Communication and collaboration are essential to building trust and relationships on a jobsite–this is a core element to a safe company culture. The safest construction companies know this, but unfortunately, this knowledge is not yet as widespread as it should be.

Even more unfortunately, some traditional methods of construction detract from communication and collaboration. Simply put, old processes like the heavy reliance on email and using Excel to track progress don’t encourage communication–and many outright discourage it. Luckily, there are new tools that help.

For instance, construction productivity software is essential in today’s building sector. It connects the whole jobsite with the most up-to-date information on one easy-to-use platform, significantly reducing the chance of an accident based on out-of-date or incorrect info.

4. Transparency and Documentation

Transparency and accuracy in documentation correlate strongly to good communication, and therefore they’re both critical to jobsite safety. The world’s safest construction companies always aim to create solid practices around documentation and control, preferably using cloud-based collaboration programs that enable the whole team to access up-to-date information whenever they need it.

This reduces the risk of missing information and data that could create hazards to jobsite staff. Plus, more information paints a clearer picture of what’s going on, so teams are always prepped for the day and throughout the project lifecycle.

5. High-Quality Equipment and Gear

Personal protective equipment (PPE) is obviously an OSHA requirement and readily available on every jobsite. However, while a safe company culture and ample training will help to ensure employees know why and how to use it, they need to do more. They should aim to provide the right PPE for all their employees’ needs, not just some of them.

For instance, certain gear is standardized and not necessarily meant for varying body types; women disproportionally suffer from ill-fitting PPE. Safe companies will ensure they have the right gear for everybody (literally every body) and that it’s always up to date with for the latest standards.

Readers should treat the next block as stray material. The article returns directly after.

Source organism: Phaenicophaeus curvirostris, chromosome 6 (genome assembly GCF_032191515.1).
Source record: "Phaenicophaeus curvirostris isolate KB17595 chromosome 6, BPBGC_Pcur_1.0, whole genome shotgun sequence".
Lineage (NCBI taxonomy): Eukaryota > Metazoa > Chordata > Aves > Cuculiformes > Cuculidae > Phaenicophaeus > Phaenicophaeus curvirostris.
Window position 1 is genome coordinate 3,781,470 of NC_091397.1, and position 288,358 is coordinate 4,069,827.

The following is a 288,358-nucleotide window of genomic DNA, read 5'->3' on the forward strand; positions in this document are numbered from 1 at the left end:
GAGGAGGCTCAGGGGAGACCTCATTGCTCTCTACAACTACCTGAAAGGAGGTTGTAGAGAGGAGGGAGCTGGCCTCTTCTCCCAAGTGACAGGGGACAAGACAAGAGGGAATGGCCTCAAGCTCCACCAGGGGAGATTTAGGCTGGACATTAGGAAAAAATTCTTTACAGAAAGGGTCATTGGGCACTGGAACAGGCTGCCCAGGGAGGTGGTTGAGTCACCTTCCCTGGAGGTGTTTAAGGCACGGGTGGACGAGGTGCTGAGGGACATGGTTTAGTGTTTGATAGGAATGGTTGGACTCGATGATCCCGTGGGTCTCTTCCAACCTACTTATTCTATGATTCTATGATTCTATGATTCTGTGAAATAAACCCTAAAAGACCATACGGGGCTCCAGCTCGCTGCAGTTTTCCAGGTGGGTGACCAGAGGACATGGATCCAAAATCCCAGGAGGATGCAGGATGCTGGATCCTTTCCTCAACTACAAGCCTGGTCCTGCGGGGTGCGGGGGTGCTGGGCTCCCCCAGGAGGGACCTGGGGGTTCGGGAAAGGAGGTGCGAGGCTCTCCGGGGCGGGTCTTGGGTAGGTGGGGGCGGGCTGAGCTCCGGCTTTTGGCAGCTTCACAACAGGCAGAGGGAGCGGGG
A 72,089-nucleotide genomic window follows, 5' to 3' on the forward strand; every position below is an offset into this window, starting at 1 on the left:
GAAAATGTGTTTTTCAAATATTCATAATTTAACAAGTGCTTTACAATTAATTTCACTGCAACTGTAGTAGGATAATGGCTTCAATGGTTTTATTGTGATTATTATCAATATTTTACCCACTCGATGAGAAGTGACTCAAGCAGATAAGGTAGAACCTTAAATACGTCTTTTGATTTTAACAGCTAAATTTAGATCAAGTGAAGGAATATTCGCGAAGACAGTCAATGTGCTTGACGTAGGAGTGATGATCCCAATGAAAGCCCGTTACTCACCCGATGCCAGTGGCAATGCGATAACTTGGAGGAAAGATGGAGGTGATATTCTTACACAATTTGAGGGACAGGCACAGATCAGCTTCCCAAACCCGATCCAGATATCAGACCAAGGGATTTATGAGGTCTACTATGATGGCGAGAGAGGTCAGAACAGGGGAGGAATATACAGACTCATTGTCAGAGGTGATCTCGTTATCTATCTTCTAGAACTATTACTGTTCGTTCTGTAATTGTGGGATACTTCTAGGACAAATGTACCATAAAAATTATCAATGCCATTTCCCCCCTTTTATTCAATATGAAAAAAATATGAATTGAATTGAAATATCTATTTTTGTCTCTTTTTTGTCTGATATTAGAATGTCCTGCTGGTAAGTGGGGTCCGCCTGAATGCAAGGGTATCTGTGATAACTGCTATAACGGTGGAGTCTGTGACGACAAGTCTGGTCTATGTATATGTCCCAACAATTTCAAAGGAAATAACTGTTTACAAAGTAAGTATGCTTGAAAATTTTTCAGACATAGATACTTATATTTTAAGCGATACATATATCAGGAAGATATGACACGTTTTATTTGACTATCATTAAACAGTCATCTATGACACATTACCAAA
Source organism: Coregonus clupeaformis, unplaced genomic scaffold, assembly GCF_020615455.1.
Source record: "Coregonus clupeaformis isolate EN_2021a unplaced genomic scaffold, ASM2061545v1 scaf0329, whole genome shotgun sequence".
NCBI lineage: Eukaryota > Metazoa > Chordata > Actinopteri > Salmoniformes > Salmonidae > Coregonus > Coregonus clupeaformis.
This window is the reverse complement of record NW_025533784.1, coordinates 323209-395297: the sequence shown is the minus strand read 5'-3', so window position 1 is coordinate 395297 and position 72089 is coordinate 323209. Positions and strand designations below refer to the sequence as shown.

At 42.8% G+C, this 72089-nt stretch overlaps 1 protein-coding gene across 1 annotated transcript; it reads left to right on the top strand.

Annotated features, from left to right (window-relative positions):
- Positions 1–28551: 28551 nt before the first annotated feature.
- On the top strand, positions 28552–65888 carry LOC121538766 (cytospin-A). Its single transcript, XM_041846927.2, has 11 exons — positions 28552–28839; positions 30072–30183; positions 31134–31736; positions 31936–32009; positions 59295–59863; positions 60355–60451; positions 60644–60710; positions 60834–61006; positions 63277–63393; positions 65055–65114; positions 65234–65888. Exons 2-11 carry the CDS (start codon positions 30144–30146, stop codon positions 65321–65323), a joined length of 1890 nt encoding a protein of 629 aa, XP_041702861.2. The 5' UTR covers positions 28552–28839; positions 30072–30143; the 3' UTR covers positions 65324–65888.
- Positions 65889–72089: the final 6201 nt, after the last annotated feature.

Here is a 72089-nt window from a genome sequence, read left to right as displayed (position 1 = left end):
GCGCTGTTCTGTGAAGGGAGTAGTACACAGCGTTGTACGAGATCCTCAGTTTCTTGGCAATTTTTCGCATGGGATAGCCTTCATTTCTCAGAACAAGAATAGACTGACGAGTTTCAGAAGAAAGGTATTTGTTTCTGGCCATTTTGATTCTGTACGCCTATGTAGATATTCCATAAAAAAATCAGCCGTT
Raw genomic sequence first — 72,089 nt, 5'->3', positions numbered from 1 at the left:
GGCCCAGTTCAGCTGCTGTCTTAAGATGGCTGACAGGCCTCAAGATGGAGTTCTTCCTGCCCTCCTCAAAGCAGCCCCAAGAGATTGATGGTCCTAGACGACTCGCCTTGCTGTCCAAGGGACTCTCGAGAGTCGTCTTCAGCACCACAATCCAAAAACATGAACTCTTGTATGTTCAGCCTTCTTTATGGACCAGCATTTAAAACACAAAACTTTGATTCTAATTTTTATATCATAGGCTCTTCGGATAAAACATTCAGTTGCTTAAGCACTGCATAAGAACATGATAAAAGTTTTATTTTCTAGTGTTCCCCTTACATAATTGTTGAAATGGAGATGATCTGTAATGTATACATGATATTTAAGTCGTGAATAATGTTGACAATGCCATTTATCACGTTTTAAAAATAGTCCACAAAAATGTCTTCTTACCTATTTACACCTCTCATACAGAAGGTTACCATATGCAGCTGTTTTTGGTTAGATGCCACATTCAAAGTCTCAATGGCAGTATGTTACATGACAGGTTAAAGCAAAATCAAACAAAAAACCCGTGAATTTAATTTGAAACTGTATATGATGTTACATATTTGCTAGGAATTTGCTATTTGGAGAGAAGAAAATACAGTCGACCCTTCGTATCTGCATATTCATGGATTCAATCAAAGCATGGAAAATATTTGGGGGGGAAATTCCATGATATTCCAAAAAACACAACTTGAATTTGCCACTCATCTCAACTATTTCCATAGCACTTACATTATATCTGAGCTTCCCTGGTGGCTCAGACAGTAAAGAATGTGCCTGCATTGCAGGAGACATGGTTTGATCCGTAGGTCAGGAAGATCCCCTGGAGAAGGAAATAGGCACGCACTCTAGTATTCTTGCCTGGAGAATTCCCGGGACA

6. The Ability to Think Outside the Box

Being proactive about safety isn’t always a black and white situation. It sometimes requires contractors to think outside of the box to solve problems. A company with an excellent safety program ensures that employees are incentivized to innovate on safety. That way, if they see a lack, they have the proper motivation to do something about it, rather than simply move on with business as usual.

Great Lakes Construction, No. 4 on our list, encourages precisely this type of creative thinking from employees. As a result of this attitude, one employee came up with a novel device that holds jackhammers in place.

“Because this device allowed our employees to work safer, with less stress on the body, we rewarded the employee with a $1,000 cash prize,” says Safety Director William Hocevar. Now that’s the kind of carrot we’re talking about: one that will lead to a truly team-oriented, safety-first site.

Safety First: Build Your Business by Diminishing Danger

What lesson should we take away from our 10 shining stars, as well as the advice in this post? Pretty simple, really: The safest construction companies invest in safety, period. If you’re not emphasizing reducing hazards, instituting safety protocols, training all workers and becoming proactive in every nook and cranny of the jobsite, then you could be doing more.

Because while a construction business is made of materials, designs, orders, life cycles, spreadsheets and so much more, it’s the people who make things go. Your business will suffer unless they’re happy, healthy and secure. So let’s honor those people this week and throughout the year by bumping safety to the top of the priority list–and leaving it there for good.

Grace Ellis

As a Content Marketing Manager at PlanGrid, Grace is the managing editor for the PlanGrid Construction Productivity Blog. With over eight years of experience in marketing, communications and PR for technology companies, she is specialized in high-quality content creation across both traditional and digital media platforms.